Teaming up across geography and cultures
For the moment, however, our team is relishing in our reunion along the ancient road that unites us all. Flavio and Valentín, the backbone of our camp support along the greater Qhapaq Ñan, along with Silver, our guide and Inca road specialist, have come from Cusco to partner with Antonia and the llamas to provide an experience that matches the professional standards found along more trodden routes at the center of Peru’s trekking industry in and around Cusco. To develop high touch trekking that also brings value to the local community, we must blend the experience and expertise of our Cusco team with the deep knowledge of the region that Antonia and her llamas bring.
SA Expeditions is all about partnerships, a global organization that measures its success by the depth and quality of our network. Therefore, we’ve partnered with Apumayo Expeditions – a leading outfitter in Peruvian trekking for 25 years – joining forces to bring industry-leading equipment and logistics to a part of the world rarely visited by outsiders. Apumayo also serve as regional ambassadors for our project, allowing for our competitors and the industry at large to consider joining us in placing economic value on this important Inca trail through the development of sustainable tourism.
As part of the meticulous pre-planning required to bring travelers in comfort and safety to this magical place, our Destination Expert and Inca road maestra Jenny Byrne has come along to understand the small nuances that she will eventually convey to her clients to ensure expectations are matched. All the human elements that go into developing long-term, sustainable tourism along this vulnerable and important section of Inca Road are here with us on the ground, living and planning the experience together.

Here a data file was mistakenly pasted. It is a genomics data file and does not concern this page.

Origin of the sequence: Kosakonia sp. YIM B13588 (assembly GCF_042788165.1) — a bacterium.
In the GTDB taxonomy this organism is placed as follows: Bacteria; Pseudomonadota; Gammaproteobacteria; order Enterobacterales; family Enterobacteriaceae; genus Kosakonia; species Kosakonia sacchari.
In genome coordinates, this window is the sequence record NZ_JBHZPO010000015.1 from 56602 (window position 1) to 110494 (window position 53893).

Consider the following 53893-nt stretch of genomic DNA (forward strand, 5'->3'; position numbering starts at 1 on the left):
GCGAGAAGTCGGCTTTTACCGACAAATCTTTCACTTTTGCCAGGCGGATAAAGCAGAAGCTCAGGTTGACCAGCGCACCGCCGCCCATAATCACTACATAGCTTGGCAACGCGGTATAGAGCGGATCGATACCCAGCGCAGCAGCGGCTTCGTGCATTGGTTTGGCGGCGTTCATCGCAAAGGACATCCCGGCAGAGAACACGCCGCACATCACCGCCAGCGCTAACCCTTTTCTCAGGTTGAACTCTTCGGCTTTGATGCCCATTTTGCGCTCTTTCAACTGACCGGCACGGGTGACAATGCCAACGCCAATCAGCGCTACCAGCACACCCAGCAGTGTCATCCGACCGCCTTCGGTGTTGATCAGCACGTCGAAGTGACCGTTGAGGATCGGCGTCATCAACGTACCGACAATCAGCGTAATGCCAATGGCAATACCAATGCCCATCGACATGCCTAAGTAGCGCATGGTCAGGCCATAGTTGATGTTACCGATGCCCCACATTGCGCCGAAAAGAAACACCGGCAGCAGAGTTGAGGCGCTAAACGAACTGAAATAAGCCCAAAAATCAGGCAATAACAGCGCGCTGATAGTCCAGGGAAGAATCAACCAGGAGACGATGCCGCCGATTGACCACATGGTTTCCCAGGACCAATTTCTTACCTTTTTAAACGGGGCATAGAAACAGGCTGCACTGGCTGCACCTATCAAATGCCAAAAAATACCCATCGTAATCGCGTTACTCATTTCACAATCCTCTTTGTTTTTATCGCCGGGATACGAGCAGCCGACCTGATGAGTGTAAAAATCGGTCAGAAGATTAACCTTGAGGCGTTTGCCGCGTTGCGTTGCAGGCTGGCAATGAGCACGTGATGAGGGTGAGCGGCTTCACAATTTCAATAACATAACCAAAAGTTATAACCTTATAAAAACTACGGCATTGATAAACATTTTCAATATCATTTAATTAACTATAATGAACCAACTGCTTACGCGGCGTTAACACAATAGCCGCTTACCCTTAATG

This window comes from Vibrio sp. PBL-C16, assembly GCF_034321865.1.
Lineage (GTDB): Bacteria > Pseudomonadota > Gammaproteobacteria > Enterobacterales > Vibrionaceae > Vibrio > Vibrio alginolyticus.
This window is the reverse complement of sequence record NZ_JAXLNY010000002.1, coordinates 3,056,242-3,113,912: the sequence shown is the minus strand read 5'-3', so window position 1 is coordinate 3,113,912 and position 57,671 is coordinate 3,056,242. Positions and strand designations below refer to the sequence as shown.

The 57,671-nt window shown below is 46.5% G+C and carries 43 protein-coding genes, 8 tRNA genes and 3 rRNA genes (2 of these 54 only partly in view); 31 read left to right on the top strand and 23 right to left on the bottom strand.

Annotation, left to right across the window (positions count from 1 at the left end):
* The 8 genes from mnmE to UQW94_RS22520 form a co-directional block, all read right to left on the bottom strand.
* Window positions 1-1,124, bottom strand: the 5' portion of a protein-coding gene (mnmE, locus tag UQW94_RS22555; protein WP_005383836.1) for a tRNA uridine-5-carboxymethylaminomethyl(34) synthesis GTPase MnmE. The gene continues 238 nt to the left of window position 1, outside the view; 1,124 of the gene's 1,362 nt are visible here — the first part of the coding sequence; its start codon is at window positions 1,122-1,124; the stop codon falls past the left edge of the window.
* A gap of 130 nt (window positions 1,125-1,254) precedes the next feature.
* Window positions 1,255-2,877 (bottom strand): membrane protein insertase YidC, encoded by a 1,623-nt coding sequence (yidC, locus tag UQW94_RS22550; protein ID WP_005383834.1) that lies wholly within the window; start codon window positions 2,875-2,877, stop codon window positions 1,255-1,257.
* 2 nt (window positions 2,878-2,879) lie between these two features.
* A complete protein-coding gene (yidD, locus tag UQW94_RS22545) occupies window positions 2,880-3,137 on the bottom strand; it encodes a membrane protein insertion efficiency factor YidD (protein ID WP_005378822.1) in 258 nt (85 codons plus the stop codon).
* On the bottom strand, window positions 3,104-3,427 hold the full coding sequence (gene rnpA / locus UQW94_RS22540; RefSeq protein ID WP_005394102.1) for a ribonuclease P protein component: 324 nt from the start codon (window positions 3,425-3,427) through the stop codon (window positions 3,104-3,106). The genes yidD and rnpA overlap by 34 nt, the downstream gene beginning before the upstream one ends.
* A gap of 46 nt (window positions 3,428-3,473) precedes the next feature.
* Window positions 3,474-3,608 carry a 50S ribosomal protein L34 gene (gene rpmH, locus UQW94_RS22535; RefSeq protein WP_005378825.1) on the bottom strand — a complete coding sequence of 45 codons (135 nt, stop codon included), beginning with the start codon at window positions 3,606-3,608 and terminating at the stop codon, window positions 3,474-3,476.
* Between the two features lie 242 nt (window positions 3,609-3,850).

Reconnecting the Qhapaq Ñan will require local and national governments, private industry and international institutions to reconceptualize what the road can become. And it will also require people like Antonia, Valentín, Flavio, Jenny, Silver, your author, and countless others who believe that the Inca Road can bring a brighter future to the Andes.
About the Author: Nick co-founded SA Expeditions and currently serves as its Chief Explorer. Nick is a dreamer and a thinker; someone who will always wonder at what lies beyond. Originally from California and resident in Peru for a decade, he straddles two worlds. He has a BA in South America Studies from the University of California and a trans-global MBA from St. Mary’s College of California. Nick believes wholeheartedly that tourism has the potential to bring dignified income to the forgotten peoples of South America and the world.
Credit to Jenny Byrne (second from right) for the images used in this blog.